Lifestory Work - What It Is and how it helps children and adults make sense of their life experiences
14 October 2020
This is a guest blog by Louisa Busher, a qualified Social Worker (UK). Her background is working with families and children, with a specific focus on supporting and understanding the experiences of foster carers and kinship carers.
If you are a foster carer and you are familiar with the term, we invite you to find out more. If you don't know anything about lifestory work, then you are in the right place. We invite you to find out more about lifestory work and to see how it is used to help children in foster care make more sense of their experiences.
What: Lifestory work is an interactive tool commonly used with children in the care system. Often a social worker or foster carer will help a child create a personalised book of memories, photographs and keepsakes,supporting them to understand their identity and family history. Although this approach is common when working with looked after children , remember that as a parent you can also support your birth child with an activity like this. Children, like adults, benefit from being able to make sense of their stories and put their experiences into context.
How: Often lifestory work is likened to creating a scrapbook for a child. These colourful books can have anything in them, including photographs and birth certificates. The style of writing and the layout is meant to be accessible, fun and interactive. Encouraging a child to get involved and personalise their book helps them to see it as ‘theirs’. For children who have had diﬃcult experiences, using sensitive and age-appropriate examples allows them to understand their story more gently. For example, ‘Mummy loved you but was sometimes too poorly to care for you’ is much easier for a child to hear, rather than their Mum couldn’t care for them because they had mental health issues. Depending on the child’s age and understanding, the language and format of the work can be adapted to suit the child’s individual needs. It can also be helpful for schools and other organisations to have access to a spare copy. A teacher or a classroom assistant may encourage the child to look through their book if they are feeling emotional or confused, and it also ensures that the relevant people are aware of the child’s story.
Why: This approach is designed to support a child to understand their identity, family history, and, more specifically for looked after children, the reasons behind their fostering or adoption. This approach can be particularly helpful for children who have had traumatic, abusive and neglectful experiences. By gaining an age-appropriate and sensitive understanding, a child will be able to positively reframe their story, leading to him or her being more resilient, happier and healthier.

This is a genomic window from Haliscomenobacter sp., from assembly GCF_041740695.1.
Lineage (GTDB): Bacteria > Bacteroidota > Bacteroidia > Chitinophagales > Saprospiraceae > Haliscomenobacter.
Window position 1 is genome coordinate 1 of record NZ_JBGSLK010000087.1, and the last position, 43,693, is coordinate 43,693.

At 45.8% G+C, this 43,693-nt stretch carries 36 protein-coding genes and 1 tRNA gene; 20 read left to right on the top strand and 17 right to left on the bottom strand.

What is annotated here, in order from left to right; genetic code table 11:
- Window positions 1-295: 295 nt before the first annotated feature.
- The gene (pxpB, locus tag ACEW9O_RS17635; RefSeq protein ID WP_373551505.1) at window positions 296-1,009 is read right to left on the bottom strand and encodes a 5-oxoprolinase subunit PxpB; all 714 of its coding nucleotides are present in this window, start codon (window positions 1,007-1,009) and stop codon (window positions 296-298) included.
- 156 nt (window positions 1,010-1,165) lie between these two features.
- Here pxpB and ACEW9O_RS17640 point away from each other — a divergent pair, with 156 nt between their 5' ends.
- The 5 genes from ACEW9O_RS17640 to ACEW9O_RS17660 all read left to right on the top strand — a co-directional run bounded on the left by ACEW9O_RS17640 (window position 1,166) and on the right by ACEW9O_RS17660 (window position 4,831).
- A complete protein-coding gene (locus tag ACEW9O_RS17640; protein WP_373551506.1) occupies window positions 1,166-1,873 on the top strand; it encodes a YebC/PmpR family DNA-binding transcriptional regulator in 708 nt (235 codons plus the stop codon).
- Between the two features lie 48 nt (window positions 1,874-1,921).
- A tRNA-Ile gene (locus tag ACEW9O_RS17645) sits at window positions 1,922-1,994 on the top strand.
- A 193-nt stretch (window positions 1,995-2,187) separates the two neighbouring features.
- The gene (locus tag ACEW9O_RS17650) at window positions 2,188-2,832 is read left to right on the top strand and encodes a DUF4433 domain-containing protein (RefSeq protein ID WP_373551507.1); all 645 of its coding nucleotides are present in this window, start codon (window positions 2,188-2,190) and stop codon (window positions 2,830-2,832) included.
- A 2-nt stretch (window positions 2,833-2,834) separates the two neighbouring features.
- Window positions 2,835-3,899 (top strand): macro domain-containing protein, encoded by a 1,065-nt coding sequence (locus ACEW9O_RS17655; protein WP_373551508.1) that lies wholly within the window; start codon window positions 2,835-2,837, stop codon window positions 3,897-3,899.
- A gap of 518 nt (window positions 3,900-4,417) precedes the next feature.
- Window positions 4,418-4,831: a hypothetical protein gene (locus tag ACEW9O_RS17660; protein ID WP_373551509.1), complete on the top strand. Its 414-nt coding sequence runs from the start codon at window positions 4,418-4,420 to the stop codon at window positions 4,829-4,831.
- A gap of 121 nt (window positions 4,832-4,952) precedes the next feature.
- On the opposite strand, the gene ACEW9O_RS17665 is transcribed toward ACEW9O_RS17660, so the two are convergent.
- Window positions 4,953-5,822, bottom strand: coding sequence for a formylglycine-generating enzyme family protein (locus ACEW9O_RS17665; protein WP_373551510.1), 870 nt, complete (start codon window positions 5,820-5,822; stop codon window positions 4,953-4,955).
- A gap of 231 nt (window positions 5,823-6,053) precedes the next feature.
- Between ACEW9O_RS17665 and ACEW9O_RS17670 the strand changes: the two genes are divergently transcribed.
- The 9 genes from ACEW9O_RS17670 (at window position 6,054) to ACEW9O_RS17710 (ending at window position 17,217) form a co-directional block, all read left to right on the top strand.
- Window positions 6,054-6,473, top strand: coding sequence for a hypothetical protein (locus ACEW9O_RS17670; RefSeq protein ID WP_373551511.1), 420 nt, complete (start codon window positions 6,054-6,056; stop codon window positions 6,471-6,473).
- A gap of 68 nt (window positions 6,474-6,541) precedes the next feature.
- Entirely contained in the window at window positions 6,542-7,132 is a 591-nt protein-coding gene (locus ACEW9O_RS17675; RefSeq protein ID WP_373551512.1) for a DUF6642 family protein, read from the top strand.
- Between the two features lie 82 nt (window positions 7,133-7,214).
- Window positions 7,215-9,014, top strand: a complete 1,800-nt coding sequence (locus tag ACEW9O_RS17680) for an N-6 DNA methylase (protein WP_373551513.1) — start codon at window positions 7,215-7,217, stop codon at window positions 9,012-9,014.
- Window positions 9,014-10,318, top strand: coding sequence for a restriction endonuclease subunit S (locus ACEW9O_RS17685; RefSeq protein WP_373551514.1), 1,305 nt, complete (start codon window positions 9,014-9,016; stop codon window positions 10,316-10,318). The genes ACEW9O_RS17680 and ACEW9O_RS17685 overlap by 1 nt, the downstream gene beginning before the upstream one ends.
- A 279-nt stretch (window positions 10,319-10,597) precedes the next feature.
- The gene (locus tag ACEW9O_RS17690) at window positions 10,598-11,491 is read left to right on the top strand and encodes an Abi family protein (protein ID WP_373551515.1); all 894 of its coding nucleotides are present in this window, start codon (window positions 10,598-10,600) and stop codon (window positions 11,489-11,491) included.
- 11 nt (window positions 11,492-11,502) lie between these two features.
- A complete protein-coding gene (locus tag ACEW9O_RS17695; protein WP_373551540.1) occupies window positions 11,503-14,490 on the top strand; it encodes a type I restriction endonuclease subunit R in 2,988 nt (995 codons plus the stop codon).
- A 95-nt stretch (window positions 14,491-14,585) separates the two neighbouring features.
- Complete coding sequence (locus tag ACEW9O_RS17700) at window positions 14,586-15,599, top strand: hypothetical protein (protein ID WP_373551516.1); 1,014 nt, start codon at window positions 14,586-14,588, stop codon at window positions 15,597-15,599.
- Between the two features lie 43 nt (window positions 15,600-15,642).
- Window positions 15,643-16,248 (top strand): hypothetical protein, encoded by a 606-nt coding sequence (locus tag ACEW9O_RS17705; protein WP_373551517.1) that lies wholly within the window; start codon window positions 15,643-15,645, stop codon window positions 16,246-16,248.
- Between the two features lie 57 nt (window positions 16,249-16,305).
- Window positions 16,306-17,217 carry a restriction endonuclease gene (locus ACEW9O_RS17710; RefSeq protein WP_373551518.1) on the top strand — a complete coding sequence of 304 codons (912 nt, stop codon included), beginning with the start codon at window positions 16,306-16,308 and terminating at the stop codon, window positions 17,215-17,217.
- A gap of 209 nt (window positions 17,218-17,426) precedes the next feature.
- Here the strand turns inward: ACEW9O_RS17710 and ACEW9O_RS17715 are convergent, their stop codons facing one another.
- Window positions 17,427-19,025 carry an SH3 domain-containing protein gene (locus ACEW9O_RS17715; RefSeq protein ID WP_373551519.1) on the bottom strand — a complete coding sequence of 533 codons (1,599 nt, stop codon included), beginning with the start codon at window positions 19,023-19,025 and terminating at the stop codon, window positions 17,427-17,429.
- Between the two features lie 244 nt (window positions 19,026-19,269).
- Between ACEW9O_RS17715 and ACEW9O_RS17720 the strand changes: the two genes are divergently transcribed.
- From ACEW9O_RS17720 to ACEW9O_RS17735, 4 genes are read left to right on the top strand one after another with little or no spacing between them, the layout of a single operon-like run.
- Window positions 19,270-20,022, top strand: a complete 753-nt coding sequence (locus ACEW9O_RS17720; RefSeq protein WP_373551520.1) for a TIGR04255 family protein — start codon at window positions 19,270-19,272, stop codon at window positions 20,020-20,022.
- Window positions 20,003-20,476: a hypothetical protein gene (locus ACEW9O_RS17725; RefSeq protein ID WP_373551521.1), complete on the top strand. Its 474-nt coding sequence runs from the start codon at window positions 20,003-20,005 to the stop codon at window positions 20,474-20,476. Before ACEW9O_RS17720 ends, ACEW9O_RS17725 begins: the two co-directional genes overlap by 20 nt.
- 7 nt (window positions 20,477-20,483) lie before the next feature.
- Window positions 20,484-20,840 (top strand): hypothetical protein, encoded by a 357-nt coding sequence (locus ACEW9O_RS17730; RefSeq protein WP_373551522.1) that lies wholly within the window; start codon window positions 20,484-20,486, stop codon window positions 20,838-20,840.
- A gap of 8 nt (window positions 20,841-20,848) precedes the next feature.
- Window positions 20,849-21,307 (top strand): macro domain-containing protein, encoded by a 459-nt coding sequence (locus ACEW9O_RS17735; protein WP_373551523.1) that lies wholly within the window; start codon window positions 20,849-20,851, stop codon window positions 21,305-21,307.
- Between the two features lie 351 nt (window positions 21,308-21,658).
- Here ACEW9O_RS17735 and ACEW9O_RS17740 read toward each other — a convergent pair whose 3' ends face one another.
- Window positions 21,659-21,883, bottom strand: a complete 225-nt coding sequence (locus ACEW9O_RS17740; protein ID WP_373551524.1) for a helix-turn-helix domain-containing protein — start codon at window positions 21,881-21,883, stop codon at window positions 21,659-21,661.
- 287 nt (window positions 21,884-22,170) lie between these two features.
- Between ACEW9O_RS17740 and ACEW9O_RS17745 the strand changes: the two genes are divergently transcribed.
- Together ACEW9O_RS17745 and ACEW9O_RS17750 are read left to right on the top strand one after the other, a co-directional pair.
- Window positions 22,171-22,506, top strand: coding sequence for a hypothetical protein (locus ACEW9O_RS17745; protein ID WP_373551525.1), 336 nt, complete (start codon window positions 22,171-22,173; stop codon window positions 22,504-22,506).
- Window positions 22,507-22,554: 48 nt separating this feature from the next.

What: Lifestory work for adults takes a diﬀerent form, often being referred to as ‘narrative therapy’. Used within the realms of coaching, counselling, social work and health care settings, this approach aims to be strengths-based and collaborative. By helping the individual re-author their story, they take control of how it is told and experienced, as well as encourages them to explore alternative narratives which fit more comfortably (1).
How: Many themes can be covered in lifestory work including circumstances around birth, family relationships, love and romance, support networks, identity and culture, and major life events such as marriages, births and deaths. Individuals are encouraged to write in chapters, for example, 0 to 7 as it encourages memory retrieval and identification of patterns and internal processes.
Why: Lifestory work is beneficial for many reasons, including providing an individual with a clearer sense of who they are, as well as being a creative way of building a picture of themselves. This gives insight into who and what has shaped them, including identifying the positive things which have led to self-development and growth. This approach may also encourage unresolved emotions to resurface. It is important to remember these make an appearance for a reason and it is ok to sit with these and explore them. This can be done in several ways, including meditation, exercise, journaling and reaching out to a loved one or professional. Individuals are also be encouraged to externalise a problem, perceiving it as something which no longer has control over them. This can be helpful when feelings of shame, blame and responsibility are central to an individual’s experience, easing other more painful feelings.
Next >>> Visit Brent.gov.uk/fostering
(1) Miller Scarnato, J. (2019). Narrative Therapy in Practice: Externalizing the Problem. [online]. Available from: https://mswcareers.com/narrative-therapy-in-social-work/